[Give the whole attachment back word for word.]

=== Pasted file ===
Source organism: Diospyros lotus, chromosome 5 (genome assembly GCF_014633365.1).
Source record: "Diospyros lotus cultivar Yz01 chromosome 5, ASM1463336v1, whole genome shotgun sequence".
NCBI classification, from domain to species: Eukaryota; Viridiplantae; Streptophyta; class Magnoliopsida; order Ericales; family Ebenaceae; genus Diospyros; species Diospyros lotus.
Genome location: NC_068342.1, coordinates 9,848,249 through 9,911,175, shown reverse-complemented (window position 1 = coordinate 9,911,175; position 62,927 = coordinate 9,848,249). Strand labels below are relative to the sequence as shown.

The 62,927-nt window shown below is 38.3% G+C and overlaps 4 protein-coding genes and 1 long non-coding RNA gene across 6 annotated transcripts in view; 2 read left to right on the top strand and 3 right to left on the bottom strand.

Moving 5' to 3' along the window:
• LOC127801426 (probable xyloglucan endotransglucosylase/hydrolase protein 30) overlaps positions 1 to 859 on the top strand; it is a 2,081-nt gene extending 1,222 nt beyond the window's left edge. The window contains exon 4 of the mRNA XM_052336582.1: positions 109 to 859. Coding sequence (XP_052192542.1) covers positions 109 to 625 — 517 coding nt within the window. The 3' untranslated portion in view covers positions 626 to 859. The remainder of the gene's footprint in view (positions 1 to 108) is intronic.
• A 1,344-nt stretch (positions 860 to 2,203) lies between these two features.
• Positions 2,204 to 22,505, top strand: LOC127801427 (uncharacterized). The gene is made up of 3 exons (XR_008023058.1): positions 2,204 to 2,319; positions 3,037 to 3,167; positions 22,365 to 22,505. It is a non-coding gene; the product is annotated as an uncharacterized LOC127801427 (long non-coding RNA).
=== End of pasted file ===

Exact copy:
Source organism: Diospyros lotus, chromosome 5 (genome assembly GCF_014633365.1).
Source record: "Diospyros lotus cultivar Yz01 chromosome 5, ASM1463336v1, whole genome shotgun sequence".
NCBI classification, from domain to species: Eukaryota; Viridiplantae; Streptophyta; class Magnoliopsida; order Ericales; family Ebenaceae; genus Diospyros; species Diospyros lotus.
Genome location: NC_068342.1, coordinates 9,848,249 through 9,911,175, shown reverse-complemented (window position 1 = coordinate 9,911,175; position 62,927 = coordinate 9,848,249). Strand labels below are relative to the sequence as shown.

The 62,927-nt window shown below is 38.3% G+C and overlaps 4 protein-coding genes and 1 long non-coding RNA gene across 6 annotated transcripts in view; 2 read left to right on the top strand and 3 right to left on the bottom strand.

Moving 5' to 3' along the window:
• LOC127801426 (probable xyloglucan endotransglucosylase/hydrolase protein 30) overlaps positions 1 to 859 on the top strand; it is a 2,081-nt gene extending 1,222 nt beyond the window's left edge. The window contains exon 4 of the mRNA XM_052336582.1: positions 109 to 859. Coding sequence (XP_052192542.1) covers positions 109 to 625 — 517 coding nt within the window. The 3' untranslated portion in view covers positions 626 to 859. The remainder of the gene's footprint in view (positions 1 to 108) is intronic.
• A 1,344-nt stretch (positions 860 to 2,203) lies between these two features.
• Positions 2,204 to 22,505, top strand: LOC127801427 (uncharacterized). The gene is made up of 3 exons (XR_008023058.1): positions 2,204 to 2,319; positions 3,037 to 3,167; positions 22,365 to 22,505. It is a non-coding gene; the product is annotated as an uncharacterized LOC127801427 (long non-coding RNA).